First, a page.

(Phoenix, Ariz. – May 16, 2006) Attorney General Terry Goddard today joined his counterparts in 19 other states in urging the Federal Trade Commission (FTC) to take a hard look at the role alcohol marketing plays in promoting underage drinking.
“We are troubled that, despite asserted alcohol industry action to combat underage drinking, underage alcohol use has remained disturbingly high and relatively constant,” the 20 Attorneys General wrote to the FTC. “[F]ederal government studies report that youth are starting to use and abuse alcohol at an earlier age than ever before.”
The letter comes in response to an FTC request for comment about what information should be collected from advertisers regarding marketing expenditures and compliance with the alcohol industry’s self-imposed standards.
The Attorneys General recommended that the FTC collect updated data from alcohol advertisers, including information on expenditures and marketing practices. The Attorneys General urged the FTC to learn what steps the industry has taken to ensure compliance with industry standards in relation to these expenditures.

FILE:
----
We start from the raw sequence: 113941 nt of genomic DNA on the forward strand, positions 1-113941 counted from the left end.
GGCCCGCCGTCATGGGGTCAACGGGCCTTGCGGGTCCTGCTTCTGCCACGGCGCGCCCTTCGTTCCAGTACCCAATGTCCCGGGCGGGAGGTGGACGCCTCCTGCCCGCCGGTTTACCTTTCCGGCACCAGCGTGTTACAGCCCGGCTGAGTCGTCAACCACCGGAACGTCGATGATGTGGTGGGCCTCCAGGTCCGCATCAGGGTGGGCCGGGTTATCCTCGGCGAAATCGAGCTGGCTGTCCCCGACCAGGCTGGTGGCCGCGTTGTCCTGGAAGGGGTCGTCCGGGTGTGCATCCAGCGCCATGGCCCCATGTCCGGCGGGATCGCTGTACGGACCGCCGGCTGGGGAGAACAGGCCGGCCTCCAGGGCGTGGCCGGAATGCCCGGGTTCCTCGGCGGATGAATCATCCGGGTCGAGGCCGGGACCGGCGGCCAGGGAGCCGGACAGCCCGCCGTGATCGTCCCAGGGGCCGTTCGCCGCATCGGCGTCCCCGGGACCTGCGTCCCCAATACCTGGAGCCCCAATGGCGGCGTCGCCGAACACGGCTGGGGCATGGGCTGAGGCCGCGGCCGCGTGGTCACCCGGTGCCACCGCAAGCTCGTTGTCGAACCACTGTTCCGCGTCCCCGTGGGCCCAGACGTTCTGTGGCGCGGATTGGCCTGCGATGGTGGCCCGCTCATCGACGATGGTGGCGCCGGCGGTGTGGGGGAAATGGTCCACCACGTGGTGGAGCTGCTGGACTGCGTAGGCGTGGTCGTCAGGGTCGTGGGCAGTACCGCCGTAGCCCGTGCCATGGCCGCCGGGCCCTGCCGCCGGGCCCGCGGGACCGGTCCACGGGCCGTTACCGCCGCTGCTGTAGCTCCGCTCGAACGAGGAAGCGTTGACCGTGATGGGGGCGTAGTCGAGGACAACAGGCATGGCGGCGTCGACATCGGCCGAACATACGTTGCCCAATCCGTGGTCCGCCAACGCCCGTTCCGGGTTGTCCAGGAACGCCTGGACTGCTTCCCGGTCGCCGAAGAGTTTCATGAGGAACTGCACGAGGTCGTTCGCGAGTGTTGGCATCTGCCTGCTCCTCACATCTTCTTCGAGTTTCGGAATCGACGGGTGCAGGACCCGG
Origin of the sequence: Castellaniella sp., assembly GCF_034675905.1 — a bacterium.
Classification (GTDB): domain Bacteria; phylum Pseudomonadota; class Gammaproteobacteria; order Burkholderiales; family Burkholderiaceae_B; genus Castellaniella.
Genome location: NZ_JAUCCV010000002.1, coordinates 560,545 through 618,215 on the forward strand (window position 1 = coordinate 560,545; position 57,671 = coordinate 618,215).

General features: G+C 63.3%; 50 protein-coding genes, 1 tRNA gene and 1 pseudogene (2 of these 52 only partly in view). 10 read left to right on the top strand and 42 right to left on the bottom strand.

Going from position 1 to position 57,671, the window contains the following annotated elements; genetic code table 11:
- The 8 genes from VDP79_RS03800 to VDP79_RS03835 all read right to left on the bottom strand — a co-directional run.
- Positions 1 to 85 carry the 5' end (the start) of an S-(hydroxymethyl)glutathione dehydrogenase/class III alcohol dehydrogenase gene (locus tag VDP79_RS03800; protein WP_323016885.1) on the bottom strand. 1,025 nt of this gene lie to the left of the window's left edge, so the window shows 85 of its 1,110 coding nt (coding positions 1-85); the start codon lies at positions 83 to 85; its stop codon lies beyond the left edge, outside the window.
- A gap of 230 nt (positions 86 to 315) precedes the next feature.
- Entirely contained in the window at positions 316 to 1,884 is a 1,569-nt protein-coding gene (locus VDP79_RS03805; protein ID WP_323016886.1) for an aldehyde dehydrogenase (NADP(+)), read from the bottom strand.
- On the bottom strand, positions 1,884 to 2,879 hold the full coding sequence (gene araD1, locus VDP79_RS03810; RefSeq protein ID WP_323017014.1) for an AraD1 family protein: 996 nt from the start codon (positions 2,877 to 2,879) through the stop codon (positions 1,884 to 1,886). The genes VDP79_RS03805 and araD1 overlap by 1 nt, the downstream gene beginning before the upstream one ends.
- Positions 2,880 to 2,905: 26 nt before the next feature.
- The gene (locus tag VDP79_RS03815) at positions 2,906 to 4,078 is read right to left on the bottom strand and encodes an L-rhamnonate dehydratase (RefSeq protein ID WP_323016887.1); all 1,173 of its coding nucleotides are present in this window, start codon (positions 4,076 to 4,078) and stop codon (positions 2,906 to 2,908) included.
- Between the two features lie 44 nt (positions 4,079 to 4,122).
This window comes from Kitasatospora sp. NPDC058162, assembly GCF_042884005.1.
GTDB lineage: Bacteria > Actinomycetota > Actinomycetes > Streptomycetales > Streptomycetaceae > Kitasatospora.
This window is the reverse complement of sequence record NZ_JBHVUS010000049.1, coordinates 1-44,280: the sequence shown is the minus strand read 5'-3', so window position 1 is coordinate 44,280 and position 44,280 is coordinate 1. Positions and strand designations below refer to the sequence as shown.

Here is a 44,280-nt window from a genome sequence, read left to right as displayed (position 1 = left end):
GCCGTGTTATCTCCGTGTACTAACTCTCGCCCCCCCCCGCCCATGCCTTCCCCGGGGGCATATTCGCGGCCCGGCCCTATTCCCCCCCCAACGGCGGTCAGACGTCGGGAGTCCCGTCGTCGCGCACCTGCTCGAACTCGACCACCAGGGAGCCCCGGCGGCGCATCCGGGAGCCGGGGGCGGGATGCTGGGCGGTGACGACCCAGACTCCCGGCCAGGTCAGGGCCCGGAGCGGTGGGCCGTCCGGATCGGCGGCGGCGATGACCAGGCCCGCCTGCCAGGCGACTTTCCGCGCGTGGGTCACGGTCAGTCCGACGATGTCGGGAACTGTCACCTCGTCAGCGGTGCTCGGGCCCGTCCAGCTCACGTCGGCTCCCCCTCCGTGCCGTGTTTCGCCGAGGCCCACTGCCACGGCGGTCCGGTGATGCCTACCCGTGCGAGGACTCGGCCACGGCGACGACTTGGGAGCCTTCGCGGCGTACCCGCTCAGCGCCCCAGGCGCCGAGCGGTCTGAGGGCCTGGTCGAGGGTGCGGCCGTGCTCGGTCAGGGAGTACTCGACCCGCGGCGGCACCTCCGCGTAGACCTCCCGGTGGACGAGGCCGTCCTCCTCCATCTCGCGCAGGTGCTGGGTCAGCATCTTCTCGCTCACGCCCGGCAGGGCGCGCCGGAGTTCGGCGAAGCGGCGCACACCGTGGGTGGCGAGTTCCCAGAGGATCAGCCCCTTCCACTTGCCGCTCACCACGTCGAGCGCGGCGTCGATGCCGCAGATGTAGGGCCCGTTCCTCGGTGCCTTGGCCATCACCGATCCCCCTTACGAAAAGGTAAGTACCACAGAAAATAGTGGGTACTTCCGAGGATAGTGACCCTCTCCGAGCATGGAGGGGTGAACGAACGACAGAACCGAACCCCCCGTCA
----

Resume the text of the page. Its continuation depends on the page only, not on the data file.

The alcohol industry currently operates under a series of voluntary standards, all of which require that advertising be placed only when 70 percent or more of the audience is 21 or older. The letter calls on the FTC to not only review industry compliance with the current advertising standards but also to examine whether current standards are adequate to protect against the overexposure of underage youth to alcohol advertisements.
The 20 Attorney Generals are members of the Youth Access to Alcohol Committee of the National Association of Attorneys General. This committee studies youth exposure to alcohol advertising and informs state Attorneys General on ways to change social norms about underage drinking. A copy of the letter sent to the FTC is attached.